A few months later came the Progressive Christmas Dinner and Grace signed up for the main course. That meant, after leaving Ruth's house we headed over to Grace and Gerald's and sure enough, she made bulgogi! Of course, I begged her to do it and she gave in. I had to ask for the recipe, just the way she made it. She told my wife and I that we should go to the local Korean shop up in Glen Burnie and purchase the soy sauce that was already packaged with the hot-sweet and salty ingredients. I still have that recipe from December, 1980 and, in case you are interested, here it is:

  • 1 lb. of flank steak, thinly sliced;
  • 5 tablespoons of the mixed Korean soy sauce mentioned above;
  • 2 tablespoons of white sugar;
  • 1/4 cup of chopped green onions (I usually add another 1/4 cup just because I love green onions;
  • 2 tablespoons of minced garlic;
  • 2 tablespoons of sesame oil; you can also add 2 tablespoons of sesame seeds to it, but I usually don't;
  • 1/2 teaspoon of ground black pepper.

You can add some grated pear, a little grated garlic clove and a tablespoon of grated peeled ginger, but according to Grace this would make it "Americanized."

I apologize to my readers if you were not interested in this great meal, but I can tell you this: I can't get enough of it and most of the time, since I have no Korean supplier near me here in Hampton Roads, Virginia, I relish the times I can sit down and eat a plate full. Chinese food doesn't quite cut it up against bulgogi.

Back to Grace, simply put, she lived up to her name; she had grace and charm. She was very cultured, her house and yards covered with Japanese trees, maples, and Bamboo. Her three story house, complete with a pipe organ, was adorned with oriental statues, paintings, carpets and potted plants. Her radio was consistently tuned to one of three classical music stations in the area, mostly the college owned one in Tacoma Park - WGTS. She supported school and college arts programs financially and by joining support organizations within them.

I don't know why my mind fell on to her last night. It was just for about two minutes. I was doing dishes, not cooking Bulgogi. Maybe I thought of her as part of the bigger picture I usually get about my three years in Severna Park. I miss that place. The church is no longer. It merged with another group on the other side of the county back in 2002. It had never really grown and without the capability of supporting a pastor and his family, it started to flounder. They had three pastors who followed me. The first spent more time in his upstairs office playing on his ham radio than with the people - his wife with the gift for gab made it impossible for others to feel their lives and communications were in confidence. The second was quite conservative and living in the 1950 with his dress, culture and theories - which were not anywhere in keeping with the people in Severna Park. The third and last pastor just couldn't move the church along and ended up leaving, pushing the few members left to look toward a merger.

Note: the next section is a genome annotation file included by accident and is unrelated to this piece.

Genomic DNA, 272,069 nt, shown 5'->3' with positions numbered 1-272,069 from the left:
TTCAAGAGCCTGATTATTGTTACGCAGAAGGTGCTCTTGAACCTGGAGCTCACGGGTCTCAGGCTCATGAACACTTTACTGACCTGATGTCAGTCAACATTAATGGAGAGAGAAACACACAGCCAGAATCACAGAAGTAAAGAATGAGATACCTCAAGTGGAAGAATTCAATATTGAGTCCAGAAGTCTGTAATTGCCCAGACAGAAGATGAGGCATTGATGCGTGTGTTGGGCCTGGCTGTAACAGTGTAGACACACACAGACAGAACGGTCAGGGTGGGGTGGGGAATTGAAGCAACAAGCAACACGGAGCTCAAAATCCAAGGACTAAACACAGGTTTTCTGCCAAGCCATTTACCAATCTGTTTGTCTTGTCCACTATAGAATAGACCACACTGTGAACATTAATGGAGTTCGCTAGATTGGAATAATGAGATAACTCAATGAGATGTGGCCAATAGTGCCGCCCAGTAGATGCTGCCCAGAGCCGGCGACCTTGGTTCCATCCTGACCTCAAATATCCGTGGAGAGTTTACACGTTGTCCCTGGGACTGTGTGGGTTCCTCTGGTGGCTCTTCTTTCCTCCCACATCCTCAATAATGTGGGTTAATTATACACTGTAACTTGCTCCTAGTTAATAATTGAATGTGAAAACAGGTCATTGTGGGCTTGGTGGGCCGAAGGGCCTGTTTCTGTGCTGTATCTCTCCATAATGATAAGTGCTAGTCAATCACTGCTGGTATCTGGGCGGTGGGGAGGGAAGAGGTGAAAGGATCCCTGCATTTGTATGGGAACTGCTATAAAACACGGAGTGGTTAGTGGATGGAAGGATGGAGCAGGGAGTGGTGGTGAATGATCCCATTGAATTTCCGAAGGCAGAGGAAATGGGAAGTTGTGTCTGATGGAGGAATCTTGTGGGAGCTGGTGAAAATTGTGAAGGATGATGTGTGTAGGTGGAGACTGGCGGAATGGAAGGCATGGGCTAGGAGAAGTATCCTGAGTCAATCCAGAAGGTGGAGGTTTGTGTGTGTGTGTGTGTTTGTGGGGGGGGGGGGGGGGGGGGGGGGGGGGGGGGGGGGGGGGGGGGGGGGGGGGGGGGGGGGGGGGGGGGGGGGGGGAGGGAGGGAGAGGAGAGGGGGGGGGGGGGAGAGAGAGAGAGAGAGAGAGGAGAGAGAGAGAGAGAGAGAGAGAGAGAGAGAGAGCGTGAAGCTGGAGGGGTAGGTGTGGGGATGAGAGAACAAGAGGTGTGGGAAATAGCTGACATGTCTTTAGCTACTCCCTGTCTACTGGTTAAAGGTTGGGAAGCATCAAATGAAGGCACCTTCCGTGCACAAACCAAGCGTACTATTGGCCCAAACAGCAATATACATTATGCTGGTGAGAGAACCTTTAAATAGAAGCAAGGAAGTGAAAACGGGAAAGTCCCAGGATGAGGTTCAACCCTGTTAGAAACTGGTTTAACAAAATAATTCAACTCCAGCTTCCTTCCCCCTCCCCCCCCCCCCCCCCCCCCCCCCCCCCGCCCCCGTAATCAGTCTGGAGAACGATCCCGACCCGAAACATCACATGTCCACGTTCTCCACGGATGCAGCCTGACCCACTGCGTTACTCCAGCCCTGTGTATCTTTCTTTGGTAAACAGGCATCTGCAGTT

It was during the later part of my immediate successor's nine years there that Grace fell ill and passed away. I didn't find out about that for several years later. I just didn't keep up with what was going on there, but one thing was for sure, had my successor left that church anytime and I found out about it, I would have swiftly called and begged to be allowed to return. I didn't know just how blessed I was to be there and I got ahead of myself and left way too soon. The last thing Grace said to me and my wife on our last Sunday with the church (January 16, 1983) was "I sure am going to miss you both. You are truly a blessing and you will be a blessing to your new church as well. I know it. I feel it!"

That was the only time I think Grace was ever wrong in my presence. I was never a blessing to First Christian Church, Bluff City. But I have already ranted about that two weeks ago. Grace was right about everything else and it made her, in essence, my mom when my real mom wasn't around.

Thank you for a blessing last night Grace, and thank God for the blessing of knowing you.

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My life is boring. I read, I watch Glenn Beck and Mark Levin. I listen to Andrew Wilkow. I engage in some conversation with those who are willing to listen (they being masochistic and enjoy killing themselves with my banter).

I plan on just laying out the things that bother me and the things I love. Nothing in-between. I hope you find whatever I put here amusing.